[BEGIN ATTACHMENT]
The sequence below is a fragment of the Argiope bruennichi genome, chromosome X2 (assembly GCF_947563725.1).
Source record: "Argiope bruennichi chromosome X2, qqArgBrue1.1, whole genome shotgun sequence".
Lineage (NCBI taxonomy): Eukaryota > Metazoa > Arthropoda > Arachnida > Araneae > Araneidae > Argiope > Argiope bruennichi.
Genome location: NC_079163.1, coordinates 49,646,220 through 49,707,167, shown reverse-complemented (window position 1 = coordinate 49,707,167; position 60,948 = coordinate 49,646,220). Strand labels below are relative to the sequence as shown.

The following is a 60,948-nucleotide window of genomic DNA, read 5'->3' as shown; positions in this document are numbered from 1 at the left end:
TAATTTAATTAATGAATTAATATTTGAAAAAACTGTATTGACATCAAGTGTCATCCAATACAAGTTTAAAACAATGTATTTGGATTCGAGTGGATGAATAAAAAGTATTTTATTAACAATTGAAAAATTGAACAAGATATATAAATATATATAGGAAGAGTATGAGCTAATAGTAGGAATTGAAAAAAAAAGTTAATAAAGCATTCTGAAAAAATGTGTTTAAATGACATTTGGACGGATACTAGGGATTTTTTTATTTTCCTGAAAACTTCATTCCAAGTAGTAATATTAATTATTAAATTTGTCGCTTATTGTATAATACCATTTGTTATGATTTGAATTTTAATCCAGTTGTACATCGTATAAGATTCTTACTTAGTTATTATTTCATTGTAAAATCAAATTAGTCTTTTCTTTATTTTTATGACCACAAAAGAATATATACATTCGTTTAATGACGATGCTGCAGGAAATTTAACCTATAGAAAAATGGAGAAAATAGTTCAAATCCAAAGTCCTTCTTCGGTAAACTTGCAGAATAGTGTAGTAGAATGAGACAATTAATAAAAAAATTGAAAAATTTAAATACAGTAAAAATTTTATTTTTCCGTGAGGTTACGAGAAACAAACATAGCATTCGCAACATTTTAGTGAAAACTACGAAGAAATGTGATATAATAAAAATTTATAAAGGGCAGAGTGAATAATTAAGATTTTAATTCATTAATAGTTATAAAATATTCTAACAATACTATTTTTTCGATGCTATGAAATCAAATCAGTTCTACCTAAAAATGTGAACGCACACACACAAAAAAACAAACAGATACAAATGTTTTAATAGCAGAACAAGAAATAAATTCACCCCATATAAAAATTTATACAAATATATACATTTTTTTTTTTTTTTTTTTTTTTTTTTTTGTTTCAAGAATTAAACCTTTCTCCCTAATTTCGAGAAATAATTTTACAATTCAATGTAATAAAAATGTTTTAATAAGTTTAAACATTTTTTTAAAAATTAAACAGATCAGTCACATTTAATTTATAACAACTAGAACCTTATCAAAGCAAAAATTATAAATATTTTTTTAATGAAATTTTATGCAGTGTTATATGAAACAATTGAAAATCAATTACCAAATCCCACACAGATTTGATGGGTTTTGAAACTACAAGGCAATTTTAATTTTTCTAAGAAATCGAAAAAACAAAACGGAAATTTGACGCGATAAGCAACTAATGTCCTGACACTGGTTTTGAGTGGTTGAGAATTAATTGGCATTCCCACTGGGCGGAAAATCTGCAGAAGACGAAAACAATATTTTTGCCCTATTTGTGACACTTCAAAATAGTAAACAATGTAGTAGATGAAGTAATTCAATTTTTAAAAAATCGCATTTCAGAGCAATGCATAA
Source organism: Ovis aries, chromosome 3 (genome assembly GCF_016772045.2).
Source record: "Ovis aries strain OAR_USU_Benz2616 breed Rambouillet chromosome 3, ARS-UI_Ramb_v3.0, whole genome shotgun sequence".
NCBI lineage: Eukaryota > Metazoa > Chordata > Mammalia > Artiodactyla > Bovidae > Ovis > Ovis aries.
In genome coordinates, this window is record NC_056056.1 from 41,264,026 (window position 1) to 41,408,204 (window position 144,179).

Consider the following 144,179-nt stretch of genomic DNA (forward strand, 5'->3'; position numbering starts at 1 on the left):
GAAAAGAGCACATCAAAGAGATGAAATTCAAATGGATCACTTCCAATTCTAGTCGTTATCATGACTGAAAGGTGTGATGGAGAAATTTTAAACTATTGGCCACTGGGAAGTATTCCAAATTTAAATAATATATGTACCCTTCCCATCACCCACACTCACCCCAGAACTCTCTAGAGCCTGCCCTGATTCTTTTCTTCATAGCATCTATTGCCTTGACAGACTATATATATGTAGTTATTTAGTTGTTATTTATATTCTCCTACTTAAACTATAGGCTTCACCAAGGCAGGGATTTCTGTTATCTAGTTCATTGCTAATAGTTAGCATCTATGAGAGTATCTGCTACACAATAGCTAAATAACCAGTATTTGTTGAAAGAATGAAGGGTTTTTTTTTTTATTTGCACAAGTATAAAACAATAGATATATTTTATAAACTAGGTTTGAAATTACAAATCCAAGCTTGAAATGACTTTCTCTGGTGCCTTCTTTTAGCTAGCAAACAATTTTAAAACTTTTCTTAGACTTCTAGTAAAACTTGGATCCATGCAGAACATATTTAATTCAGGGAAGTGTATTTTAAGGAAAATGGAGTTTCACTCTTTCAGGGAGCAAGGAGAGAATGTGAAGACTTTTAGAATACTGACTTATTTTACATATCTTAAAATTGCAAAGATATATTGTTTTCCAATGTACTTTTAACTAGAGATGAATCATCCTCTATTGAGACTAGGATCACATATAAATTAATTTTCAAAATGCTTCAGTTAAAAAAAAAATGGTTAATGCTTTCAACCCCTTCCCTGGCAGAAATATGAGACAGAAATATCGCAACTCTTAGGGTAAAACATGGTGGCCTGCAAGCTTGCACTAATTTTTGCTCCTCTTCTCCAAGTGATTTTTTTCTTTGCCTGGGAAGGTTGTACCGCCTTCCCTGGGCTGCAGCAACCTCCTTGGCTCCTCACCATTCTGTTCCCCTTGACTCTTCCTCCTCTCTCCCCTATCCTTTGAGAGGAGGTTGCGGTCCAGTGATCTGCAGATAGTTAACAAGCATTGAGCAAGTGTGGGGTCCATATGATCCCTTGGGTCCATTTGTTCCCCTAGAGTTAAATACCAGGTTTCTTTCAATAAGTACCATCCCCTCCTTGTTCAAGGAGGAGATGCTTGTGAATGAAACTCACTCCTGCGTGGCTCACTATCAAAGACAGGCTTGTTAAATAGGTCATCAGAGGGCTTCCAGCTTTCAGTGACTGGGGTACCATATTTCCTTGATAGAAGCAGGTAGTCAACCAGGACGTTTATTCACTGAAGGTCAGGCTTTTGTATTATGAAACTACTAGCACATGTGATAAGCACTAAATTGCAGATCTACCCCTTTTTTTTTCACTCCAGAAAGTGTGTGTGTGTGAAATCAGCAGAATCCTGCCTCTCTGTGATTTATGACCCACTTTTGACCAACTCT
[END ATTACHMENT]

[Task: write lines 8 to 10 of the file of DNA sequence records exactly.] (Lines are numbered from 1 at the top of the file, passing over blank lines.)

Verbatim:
Source record: "Ovis aries strain OAR_USU_Benz2616 breed Rambouillet chromosome 3, ARS-UI_Ramb_v3.0, whole genome shotgun sequence".
NCBI lineage: Eukaryota > Metazoa > Chordata > Mammalia > Artiodactyla > Bovidae > Ovis > Ovis aries.
In genome coordinates, this window is record NC_056056.1 from 41,264,026 (window position 1) to 41,408,204 (window position 144,179).